25 February 2016

Kenya: Scientist Praises Results of HIV Prevention Method

A Kenyan scientist has praised a method that offers partial protection against HIV in women.

According to two studies, the vaginal silicone ring prevented HIV by between 27 and 31 per cent through releasing an antiviral drug -- dapivirine -- gradually over a month.

But the protection was not as high as expected by the researchers conducting the study in more than 4,500 women in Uganda, Malawi, South Africa and Zimbabwe.

Kenya Medical Research Institute senior scientist Nelly Mugo said she was excited about the results, saying they were a major advance in the search for HIV prevention.

"This will be great for discordant couples, where one is HIV positive and the other isn't. It will be a good prevention method for adolescent girls and young women, as one in four new HIV infections in sub-Saharan Africa occurs in this group," she said.

Kenya has the world's fourth largest HIV numbers with an estimated 1.63 million people, and nearly 100,000 new infections every year.

The ring, which is 2.5 inches in diameter and costs about Sh500, is left in the vagina for 28 days and is then replaced.

FAMILY PLANNING

Future versions of the ring, according to Ms Kay Marshall from AVAC, an HIV prevention advocacy group, will last three months, and some will combine antiviral medication with family planning.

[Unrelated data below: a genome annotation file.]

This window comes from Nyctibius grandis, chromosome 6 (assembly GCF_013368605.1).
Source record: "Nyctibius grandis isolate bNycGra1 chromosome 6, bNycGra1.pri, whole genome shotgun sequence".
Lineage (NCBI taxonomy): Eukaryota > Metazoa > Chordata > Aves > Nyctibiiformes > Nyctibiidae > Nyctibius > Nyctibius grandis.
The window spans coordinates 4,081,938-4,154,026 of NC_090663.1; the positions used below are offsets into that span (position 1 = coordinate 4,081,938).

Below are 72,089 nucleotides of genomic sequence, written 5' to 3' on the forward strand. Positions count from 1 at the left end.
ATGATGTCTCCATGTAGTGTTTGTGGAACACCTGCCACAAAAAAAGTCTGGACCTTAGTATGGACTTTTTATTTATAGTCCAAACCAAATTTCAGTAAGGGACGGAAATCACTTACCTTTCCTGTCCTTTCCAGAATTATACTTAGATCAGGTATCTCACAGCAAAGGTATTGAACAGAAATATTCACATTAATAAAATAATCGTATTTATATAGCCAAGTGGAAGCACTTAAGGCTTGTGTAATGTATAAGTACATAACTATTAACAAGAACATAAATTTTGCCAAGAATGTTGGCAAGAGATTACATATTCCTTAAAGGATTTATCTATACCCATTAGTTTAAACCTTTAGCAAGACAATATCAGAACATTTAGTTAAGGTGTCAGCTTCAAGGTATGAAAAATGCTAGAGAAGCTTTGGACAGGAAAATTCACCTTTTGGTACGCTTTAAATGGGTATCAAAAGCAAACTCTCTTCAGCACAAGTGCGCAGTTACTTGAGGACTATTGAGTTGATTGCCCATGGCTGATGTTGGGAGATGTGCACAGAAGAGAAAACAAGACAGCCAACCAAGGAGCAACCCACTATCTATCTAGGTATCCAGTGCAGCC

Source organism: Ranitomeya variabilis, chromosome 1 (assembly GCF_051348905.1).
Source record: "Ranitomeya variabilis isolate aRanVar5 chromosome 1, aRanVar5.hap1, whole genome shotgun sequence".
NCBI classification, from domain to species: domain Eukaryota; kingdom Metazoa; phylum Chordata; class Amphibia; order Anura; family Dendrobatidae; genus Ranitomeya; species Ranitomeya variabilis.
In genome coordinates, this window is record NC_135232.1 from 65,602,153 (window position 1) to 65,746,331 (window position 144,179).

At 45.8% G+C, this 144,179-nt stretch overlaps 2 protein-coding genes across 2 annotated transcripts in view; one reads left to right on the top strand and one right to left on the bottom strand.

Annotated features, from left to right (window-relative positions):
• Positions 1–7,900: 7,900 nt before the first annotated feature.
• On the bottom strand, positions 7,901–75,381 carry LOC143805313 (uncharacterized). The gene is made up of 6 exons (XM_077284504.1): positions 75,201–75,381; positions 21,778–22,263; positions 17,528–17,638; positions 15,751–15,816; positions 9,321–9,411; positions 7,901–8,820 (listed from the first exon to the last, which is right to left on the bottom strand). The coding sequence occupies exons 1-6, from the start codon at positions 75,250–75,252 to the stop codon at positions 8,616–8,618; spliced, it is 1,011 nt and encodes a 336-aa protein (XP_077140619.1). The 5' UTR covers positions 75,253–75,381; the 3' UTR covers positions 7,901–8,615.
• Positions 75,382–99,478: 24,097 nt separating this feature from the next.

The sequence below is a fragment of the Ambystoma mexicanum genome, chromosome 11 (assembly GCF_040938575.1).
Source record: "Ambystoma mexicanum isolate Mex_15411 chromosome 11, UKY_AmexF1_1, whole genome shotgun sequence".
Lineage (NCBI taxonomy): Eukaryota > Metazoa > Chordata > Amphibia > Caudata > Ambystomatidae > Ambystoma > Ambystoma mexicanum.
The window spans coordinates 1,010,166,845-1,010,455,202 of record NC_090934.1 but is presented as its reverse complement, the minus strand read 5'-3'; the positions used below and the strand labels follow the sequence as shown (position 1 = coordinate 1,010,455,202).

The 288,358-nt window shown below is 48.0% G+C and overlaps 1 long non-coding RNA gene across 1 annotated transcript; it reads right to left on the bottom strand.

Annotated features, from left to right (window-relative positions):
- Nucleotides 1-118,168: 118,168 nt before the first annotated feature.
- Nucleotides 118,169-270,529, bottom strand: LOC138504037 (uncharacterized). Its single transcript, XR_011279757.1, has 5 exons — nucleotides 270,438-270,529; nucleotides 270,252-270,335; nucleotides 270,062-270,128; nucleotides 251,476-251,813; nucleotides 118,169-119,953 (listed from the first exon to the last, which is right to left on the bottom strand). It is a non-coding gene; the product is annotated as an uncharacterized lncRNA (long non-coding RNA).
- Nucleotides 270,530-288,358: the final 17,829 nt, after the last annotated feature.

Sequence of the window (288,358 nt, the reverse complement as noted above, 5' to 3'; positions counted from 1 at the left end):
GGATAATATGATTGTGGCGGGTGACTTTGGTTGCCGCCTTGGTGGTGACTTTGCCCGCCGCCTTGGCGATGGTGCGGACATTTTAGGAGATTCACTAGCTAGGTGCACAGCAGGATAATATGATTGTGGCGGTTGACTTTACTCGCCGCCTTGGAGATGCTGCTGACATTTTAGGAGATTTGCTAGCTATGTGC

If introduced in Kenya, the ring would complement another method for prevention called Truvada.

It was approved by the Kenya Pharmacy and Poisons Board in December last year.

Unlike the rings, the daily oral pills are used by uninfected men and women for prevention of HIV.

All study participants either had multiple sex partners or were at risk of HIV infection and as such, received free condoms, packages of HIV prevention services at every study visit, counselling, partner testing and treatment of sexually transmitted infections of them and their partners.

The first study by Microbicide Trials Network enrolled 2,629 women aged 18 to 45 in Malawi, South Africa, Uganda and Zimbabwe.

The second project -- the Ring Study -- led by International Partnership for Microbicide, enlisted 1,959 women in South Africa and Uganda.

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